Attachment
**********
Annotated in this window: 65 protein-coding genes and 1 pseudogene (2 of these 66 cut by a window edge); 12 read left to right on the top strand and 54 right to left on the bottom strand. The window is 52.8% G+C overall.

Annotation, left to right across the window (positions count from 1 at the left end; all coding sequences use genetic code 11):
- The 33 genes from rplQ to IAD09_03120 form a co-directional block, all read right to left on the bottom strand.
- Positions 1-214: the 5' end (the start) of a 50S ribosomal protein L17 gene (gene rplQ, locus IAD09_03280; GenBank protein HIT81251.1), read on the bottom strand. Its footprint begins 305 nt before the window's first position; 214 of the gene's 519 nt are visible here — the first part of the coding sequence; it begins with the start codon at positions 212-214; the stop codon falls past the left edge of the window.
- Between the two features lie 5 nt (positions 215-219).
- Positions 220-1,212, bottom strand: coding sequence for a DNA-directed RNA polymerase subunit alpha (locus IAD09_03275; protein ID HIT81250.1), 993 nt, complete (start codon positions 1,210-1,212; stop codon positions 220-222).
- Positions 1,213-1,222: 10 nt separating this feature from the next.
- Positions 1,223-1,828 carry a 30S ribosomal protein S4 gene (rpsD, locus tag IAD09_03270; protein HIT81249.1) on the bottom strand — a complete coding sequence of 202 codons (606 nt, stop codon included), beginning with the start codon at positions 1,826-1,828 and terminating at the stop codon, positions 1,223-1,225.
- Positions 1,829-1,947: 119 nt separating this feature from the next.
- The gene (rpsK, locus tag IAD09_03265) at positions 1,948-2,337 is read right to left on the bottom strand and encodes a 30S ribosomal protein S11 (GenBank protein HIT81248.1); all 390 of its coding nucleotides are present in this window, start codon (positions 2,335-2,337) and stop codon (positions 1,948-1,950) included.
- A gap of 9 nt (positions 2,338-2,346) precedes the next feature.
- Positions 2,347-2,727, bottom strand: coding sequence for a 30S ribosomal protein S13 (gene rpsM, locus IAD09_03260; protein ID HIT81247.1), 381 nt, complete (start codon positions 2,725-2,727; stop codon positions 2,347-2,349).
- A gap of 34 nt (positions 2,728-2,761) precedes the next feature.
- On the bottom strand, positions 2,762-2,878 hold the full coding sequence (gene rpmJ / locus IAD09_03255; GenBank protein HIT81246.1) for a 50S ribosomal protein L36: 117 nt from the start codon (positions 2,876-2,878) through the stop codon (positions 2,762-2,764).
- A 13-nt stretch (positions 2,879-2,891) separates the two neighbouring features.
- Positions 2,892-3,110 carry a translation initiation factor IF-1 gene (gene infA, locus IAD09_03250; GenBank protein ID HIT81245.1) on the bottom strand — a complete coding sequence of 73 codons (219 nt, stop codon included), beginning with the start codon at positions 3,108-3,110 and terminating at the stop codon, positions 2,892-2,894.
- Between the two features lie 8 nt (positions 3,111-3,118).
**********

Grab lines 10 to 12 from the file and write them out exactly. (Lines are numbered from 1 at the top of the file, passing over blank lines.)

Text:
- The gene (rpsK, locus tag IAD09_03265) at positions 1,948-2,337 is read right to left on the bottom strand and encodes a 30S ribosomal protein S11 (GenBank protein HIT81248.1); all 390 of its coding nucleotides are present in this window, start codon (positions 2,335-2,337) and stop codon (positions 1,948-1,950) included.
- A gap of 9 nt (positions 2,338-2,346) precedes the next feature.
- Positions 2,347-2,727, bottom strand: coding sequence for a 30S ribosomal protein S13 (gene rpsM, locus IAD09_03260; protein ID HIT81247.1), 381 nt, complete (start codon positions 2,725-2,727; stop codon positions 2,347-2,349).